A key figure in the Light and Space movement and one of the most representative artists based in Los Angeles during the postwar period, Fred Eversley has dedicated a significant portion of his five-decade-plus career to the production of the Parabolic Lenses that are his signal achievement. These objects, which also constitute one of the most sustained and iconic bodies of work in American minimalism, are ravishing visual conundrums whose subjects are no less than the movement of energy—including light, sound, and even metaphysical forces—and the mechanisms of perception.
Important for historical reasons, Eversley’s recent lenses are equally significant for technical ones: until a late burst of creative output necessitated in part by the threat of losing the Venice Beach studio he had occupied for nearly 50 years, the artist had not attempted three- and two-color sculptures of this kind since the 1970s. They therefore represent both a return and a bold step forward, enhancing a lifetime’s worth of insight with a new desire to push the boundaries of his own time-honored formulas and practices, and closing the circle on a half-century’s worth of art making.
With an instinctual feel for the resin, dyes, and catalysts he has used to produce such works since 1969, Eversley generates an astonishing array of effects. He begins by pouring dyed polyester resin, in varying layers of thickness, into a circular mold attached to a motor. Spinning the mold at different speeds changes the shape of the resulting parabolic curve that defines each lens. He also controls and often plays with the permeability of any single layer—and each color—by adjusting the amount of catalyst added to the resin, thereby altering the time the pour takes to set, and choosing the degree to which it blends into the next.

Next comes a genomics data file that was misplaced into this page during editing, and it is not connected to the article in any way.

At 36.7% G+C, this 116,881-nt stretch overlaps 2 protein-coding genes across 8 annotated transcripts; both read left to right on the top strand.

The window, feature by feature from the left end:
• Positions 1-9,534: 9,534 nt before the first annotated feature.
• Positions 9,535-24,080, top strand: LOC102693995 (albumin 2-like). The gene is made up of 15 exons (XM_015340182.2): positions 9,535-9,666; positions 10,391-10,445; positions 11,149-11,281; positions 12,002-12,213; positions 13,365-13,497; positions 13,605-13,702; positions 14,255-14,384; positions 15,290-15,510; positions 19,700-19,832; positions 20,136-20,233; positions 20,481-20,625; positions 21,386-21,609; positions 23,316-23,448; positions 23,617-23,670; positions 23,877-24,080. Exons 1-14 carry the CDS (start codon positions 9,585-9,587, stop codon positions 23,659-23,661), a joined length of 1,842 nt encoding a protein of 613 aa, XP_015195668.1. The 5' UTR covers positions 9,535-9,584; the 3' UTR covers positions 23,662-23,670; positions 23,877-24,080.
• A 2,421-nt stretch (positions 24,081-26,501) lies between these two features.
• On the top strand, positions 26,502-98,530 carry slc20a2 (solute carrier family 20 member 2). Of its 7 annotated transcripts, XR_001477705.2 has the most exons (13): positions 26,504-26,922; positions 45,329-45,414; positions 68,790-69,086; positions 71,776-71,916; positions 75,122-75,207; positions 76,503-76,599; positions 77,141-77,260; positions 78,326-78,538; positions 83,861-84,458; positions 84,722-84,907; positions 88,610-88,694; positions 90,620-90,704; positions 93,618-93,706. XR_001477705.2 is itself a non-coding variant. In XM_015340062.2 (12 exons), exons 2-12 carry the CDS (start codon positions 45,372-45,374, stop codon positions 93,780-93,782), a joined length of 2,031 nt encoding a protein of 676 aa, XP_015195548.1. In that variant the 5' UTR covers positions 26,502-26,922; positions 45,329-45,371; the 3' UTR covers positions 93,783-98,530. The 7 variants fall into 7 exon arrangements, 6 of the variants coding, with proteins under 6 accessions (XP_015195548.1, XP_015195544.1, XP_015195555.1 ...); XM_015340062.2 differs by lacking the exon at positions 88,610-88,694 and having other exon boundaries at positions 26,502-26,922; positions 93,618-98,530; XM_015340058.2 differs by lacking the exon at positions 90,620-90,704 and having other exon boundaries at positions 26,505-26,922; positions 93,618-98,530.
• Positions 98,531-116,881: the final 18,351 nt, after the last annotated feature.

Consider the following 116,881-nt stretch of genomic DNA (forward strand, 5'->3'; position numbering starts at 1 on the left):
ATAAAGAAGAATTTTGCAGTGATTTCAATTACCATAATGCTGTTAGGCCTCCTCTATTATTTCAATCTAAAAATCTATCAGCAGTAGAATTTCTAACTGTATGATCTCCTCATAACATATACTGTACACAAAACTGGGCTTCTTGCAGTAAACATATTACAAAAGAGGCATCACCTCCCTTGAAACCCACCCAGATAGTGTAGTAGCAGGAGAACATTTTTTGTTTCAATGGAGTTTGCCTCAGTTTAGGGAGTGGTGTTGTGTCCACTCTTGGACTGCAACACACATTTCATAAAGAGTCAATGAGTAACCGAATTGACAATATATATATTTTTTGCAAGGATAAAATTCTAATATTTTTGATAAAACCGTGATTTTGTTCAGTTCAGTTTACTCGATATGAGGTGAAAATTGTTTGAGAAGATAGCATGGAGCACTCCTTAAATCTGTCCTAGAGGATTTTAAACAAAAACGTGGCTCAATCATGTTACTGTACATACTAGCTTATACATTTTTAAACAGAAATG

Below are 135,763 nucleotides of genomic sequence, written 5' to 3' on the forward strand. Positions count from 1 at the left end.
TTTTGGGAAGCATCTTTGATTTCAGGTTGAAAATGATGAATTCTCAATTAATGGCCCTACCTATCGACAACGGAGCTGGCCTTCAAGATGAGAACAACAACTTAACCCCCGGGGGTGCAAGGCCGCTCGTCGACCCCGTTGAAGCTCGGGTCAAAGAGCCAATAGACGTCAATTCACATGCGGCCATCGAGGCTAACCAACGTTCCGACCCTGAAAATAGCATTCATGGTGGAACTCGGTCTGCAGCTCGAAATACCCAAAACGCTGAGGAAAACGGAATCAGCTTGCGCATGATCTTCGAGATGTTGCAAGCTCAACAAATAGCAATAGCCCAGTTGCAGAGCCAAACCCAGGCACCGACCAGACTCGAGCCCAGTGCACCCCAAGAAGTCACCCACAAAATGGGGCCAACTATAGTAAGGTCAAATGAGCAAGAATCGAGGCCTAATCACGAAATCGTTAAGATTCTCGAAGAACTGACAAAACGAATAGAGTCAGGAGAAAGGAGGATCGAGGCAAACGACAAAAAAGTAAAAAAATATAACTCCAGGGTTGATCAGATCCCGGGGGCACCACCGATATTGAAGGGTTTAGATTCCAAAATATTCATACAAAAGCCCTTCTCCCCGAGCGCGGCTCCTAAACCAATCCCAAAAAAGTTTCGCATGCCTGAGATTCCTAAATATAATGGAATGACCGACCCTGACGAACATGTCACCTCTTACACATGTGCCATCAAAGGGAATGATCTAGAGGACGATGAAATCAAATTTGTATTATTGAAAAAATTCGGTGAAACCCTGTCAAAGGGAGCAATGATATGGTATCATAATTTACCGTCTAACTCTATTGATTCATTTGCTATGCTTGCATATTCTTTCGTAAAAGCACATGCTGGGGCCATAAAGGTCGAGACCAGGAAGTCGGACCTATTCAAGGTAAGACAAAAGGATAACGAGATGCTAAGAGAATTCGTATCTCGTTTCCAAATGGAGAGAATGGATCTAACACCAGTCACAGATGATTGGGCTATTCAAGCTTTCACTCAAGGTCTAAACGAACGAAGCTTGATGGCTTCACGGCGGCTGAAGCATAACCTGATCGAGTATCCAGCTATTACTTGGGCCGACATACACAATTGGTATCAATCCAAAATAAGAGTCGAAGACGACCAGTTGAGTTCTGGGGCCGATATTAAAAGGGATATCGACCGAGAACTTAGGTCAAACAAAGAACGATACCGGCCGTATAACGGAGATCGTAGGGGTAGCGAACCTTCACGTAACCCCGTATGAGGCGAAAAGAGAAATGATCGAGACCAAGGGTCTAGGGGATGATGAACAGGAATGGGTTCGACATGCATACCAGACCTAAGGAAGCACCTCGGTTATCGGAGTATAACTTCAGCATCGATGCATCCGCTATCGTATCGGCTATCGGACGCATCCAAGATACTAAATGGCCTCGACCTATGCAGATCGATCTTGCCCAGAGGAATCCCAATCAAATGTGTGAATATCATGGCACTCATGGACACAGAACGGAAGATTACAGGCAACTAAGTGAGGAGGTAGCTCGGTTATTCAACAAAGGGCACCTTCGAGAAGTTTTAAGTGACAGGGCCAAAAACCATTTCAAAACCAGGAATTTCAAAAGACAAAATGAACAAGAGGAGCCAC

Eversley’s intention for the color scheme of each work determines the interaction between the hues, their individual saturation and brightness, as well as the relationships between adjacent layers. Some colors blend into one another while others hold distinct edges; opacity and translucency vary depending on the thickness of the layers and the type and proportion of the dyes or pigments utilized. Optical spaces proliferate on and within the volumetric surfaces of each sculpture, especially as the viewer moves around the lens-form and observes the world reflected and concentrated in its parabolic concavity. Eversley’s devotion to the parabola lies in its unique properties as the only shape in nature that focuses energy toward a single point. Accordingly, in the presence of a lens sculpture and its distortions of the surrounding environment, seeing becomes an altered experience; but so do hearing and spatial awareness, which respond in unexpected ways as the viewer approaches.
These qualities fully materialize only after a lengthy, physically demanding polishing process that completes the transformation of each work from inert material into a radiant, charged object. Every lens is a unique, decidedly handmade thing, the final form of which he can anticipate but never fully predict. Planning and making are executed by Eversley in the studio using specially outfitted machines he built himself. Eschewing outsourced fabrication, he is a relentless experimenter who carefully records his research and results, adjusting variables and subtly adapting his approach as he goes.
The three lenses featured in Chromospheres II are among the very last Eversley made before he was forced to vacate his Venice Beach studio at 1110 Abbot Kinney Blvd., where he lived and worked from 1969 until 2019. Now a Los Angeles Historic-Cultural Monument, the building was formerly occupied by the maverick American composer and instrument-builder Harry Partch, as well as the painter John Altoon, for whom architect Frank Gehry originally designed its live-work interior. The location on Abbot Kinney, a central thoroughfare in Venice, served as a de facto hub for artists associated with the Light and Space movement; John McCracken lived next door, and he and Eversley would exchange ideas and physical assistance on larger projects.